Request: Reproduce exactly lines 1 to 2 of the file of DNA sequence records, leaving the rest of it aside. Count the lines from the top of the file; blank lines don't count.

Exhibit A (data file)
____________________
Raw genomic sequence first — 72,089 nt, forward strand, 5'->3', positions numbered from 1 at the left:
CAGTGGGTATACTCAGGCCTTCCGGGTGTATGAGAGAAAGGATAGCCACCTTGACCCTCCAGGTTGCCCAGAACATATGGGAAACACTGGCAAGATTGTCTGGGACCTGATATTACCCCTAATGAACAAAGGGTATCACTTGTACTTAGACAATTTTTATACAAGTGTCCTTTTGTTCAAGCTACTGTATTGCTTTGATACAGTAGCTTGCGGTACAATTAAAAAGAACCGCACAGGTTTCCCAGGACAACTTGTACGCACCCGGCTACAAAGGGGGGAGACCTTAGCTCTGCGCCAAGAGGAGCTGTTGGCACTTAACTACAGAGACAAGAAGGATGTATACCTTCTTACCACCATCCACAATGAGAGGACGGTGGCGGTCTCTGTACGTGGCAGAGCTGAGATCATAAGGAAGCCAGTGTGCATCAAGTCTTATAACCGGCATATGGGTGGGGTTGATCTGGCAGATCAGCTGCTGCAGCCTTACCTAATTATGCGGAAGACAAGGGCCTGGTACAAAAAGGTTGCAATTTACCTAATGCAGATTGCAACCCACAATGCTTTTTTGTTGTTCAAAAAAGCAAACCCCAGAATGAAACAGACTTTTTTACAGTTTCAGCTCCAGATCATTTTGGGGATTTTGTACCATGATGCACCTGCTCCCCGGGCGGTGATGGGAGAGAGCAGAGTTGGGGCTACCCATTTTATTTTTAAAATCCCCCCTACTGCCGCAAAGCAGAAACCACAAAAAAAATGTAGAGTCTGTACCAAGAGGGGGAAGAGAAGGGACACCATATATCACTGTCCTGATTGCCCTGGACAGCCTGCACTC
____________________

Raw genomic sequence first — 72,089 nt, forward strand, 5'->3', positions numbered from 1 at the left:
CAGTGGGTATACTCAGGCCTTCCGGGTGTATGAGAGAAAGGATAGCCACCTTGACCCTCCAGGTTGCCCAGAACATATGGGAAACACTGGCAAGATTGTCTGGGACCTGATATTACCCCTAATGAACAAAGGGTATCACTTGTACTTAGACAATTTTTATACAAGTGTCCTTTTGTTCAAGCTACTGTATTGCTTTGATACAGTAGCTTGCGGTACAATTAAAAAGAACCGCACAGGTTTCCCAGGACAACTTGTACGCACCCGGCTACAAAGGGGGGAGACCTTAGCTCTGCGCCAAGAGGAGCTGTTGGCACTTAACTACAGAGACAAGAAGGATGTATACCTTCTTACCACCATCCACAATGAGAGGACGGTGGCGGTCTCTGTACGTGGCAGAGCTGAGATCATAAGGAAGCCAGTGTGCATCAAGTCTTATAACCGGCATATGGGTGGGGTTGATCTGGCAGATCAGCTGCTGCAGCCTTACCTAATTATGCGGAAGACAAGGGCCTGGTACAAAAAGGTTGCAATTTACCTAATGCAGATTGCAACCCACAATGCTTTTTTGTTGTTCAAAAAAGCAAACCCCAGAATGAAACAGACTTTTTTACAGTTTCAGCTCCAGATCATTTTGGGGATTTTGTACCATGATGCACCTGCTCCCCGGGCGGTGATGGGAGAGAGCAGAGTTGGGGCTACCCATTTTATTTTTAAAATCCCCCCTACTGCCGCAAAGCAGAAACCACAAAAAAAATGTAGAGTCTGTACCAAGAGGGGGAAGAGAAGGGACACCATATATCACTGTCCTGATTGCCCTGGACAGCCTGCACTC